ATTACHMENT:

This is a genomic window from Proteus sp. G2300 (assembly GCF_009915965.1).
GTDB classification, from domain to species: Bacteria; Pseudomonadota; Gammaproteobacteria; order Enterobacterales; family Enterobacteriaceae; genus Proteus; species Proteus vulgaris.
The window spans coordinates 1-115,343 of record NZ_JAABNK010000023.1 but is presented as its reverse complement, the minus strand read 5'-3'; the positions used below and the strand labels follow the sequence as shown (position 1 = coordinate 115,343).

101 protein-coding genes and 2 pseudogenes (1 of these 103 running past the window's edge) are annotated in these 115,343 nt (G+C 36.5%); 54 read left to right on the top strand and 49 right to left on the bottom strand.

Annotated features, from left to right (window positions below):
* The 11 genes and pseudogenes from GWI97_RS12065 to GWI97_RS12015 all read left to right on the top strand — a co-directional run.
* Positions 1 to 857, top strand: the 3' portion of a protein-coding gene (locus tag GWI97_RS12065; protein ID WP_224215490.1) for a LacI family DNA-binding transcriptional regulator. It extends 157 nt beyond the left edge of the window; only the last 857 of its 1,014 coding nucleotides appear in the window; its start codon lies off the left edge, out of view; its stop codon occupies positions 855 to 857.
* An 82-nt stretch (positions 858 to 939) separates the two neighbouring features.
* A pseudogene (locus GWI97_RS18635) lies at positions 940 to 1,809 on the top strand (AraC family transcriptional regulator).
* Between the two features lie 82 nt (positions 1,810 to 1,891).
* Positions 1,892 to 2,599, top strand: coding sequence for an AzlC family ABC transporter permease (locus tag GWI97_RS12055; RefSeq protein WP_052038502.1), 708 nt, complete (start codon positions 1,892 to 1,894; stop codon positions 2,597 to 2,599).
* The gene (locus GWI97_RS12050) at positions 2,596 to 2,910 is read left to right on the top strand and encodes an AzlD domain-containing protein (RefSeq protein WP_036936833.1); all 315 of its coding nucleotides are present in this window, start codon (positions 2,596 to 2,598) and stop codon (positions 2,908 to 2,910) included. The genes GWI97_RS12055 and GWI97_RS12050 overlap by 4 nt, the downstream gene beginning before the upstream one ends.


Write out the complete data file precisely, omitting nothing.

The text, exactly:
This is a genomic window from Proteus sp. G2300 (assembly GCF_009915965.1).
GTDB classification, from domain to species: Bacteria; Pseudomonadota; Gammaproteobacteria; order Enterobacterales; family Enterobacteriaceae; genus Proteus; species Proteus vulgaris.
The window spans coordinates 1-115,343 of record NZ_JAABNK010000023.1 but is presented as its reverse complement, the minus strand read 5'-3'; the positions used below and the strand labels follow the sequence as shown (position 1 = coordinate 115,343).

101 protein-coding genes and 2 pseudogenes (1 of these 103 running past the window's edge) are annotated in these 115,343 nt (G+C 36.5%); 54 read left to right on the top strand and 49 right to left on the bottom strand.

Annotated features, from left to right (window positions below):
* The 11 genes and pseudogenes from GWI97_RS12065 to GWI97_RS12015 all read left to right on the top strand — a co-directional run.
* Positions 1 to 857, top strand: the 3' portion of a protein-coding gene (locus tag GWI97_RS12065; protein ID WP_224215490.1) for a LacI family DNA-binding transcriptional regulator. It extends 157 nt beyond the left edge of the window; only the last 857 of its 1,014 coding nucleotides appear in the window; its start codon lies off the left edge, out of view; its stop codon occupies positions 855 to 857.
* An 82-nt stretch (positions 858 to 939) separates the two neighbouring features.
* A pseudogene (locus GWI97_RS18635) lies at positions 940 to 1,809 on the top strand (AraC family transcriptional regulator).
* Between the two features lie 82 nt (positions 1,810 to 1,891).
* Positions 1,892 to 2,599, top strand: coding sequence for an AzlC family ABC transporter permease (locus tag GWI97_RS12055; RefSeq protein WP_052038502.1), 708 nt, complete (start codon positions 1,892 to 1,894; stop codon positions 2,597 to 2,599).
* The gene (locus GWI97_RS12050) at positions 2,596 to 2,910 is read left to right on the top strand and encodes an AzlD domain-containing protein (RefSeq protein WP_036936833.1); all 315 of its coding nucleotides are present in this window, start codon (positions 2,596 to 2,598) and stop codon (positions 2,908 to 2,910) included. The genes GWI97_RS12055 and GWI97_RS12050 overlap by 4 nt, the downstream gene beginning before the upstream one ends.